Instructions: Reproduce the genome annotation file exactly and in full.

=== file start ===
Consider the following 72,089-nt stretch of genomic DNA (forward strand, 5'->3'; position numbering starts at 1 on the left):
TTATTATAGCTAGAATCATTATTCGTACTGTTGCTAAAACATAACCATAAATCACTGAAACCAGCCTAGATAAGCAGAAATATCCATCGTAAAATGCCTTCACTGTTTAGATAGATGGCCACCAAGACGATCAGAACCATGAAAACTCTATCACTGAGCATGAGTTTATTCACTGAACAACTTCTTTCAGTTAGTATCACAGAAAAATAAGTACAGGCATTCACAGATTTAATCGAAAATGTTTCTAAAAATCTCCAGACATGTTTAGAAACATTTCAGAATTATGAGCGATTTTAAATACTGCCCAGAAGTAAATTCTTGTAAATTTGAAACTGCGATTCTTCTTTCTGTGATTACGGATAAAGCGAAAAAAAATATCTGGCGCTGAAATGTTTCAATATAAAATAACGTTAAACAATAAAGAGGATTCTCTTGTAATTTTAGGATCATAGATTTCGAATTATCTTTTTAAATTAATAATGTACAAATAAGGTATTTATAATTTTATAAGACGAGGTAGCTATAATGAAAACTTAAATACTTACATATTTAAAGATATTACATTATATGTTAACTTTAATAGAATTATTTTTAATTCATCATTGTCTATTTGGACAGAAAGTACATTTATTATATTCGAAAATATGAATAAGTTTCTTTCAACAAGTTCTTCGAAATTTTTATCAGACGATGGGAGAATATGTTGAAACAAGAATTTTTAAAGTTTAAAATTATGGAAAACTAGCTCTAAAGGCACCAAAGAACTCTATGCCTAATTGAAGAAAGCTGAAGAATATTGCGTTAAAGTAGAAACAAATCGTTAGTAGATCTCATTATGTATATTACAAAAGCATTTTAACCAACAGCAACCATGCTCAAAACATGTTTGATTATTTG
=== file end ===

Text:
Consider the following 72,089-nt stretch of genomic DNA (forward strand, 5'->3'; position numbering starts at 1 on the left):
TTATTATAGCTAGAATCATTATTCGTACTGTTGCTAAAACATAACCATAAATCACTGAAACCAGCCTAGATAAGCAGAAATATCCATCGTAAAATGCCTTCACTGTTTAGATAGATGGCCACCAAGACGATCAGAACCATGAAAACTCTATCACTGAGCATGAGTTTATTCACTGAACAACTTCTTTCAGTTAGTATCACAGAAAAATAAGTACAGGCATTCACAGATTTAATCGAAAATGTTTCTAAAAATCTCCAGACATGTTTAGAAACATTTCAGAATTATGAGCGATTTTAAATACTGCCCAGAAGTAAATTCTTGTAAATTTGAAACTGCGATTCTTCTTTCTGTGATTACGGATAAAGCGAAAAAAAATATCTGGCGCTGAAATGTTTCAATATAAAATAACGTTAAACAATAAAGAGGATTCTCTTGTAATTTTAGGATCATAGATTTCGAATTATCTTTTTAAATTAATAATGTACAAATAAGGTATTTATAATTTTATAAGACGAGGTAGCTATAATGAAAACTTAAATACTTACATATTTAAAGATATTACATTATATGTTAACTTTAATAGAATTATTTTTAATTCATCATTGTCTATTTGGACAGAAAGTACATTTATTATATTCGAAAATATGAATAAGTTTCTTTCAACAAGTTCTTCGAAATTTTTATCAGACGATGGGAGAATATGTTGAAACAAGAATTTTTAAAGTTTAAAATTATGGAAAACTAGCTCTAAAGGCACCAAAGAACTCTATGCCTAATTGAAGAAAGCTGAAGAATATTGCGTTAAAGTAGAAACAAATCGTTAGTAGATCTCATTATGTATATTACAAAAGCATTTTAACCAACAGCAACCATGCTCAAAACATGTTTGATTATTTG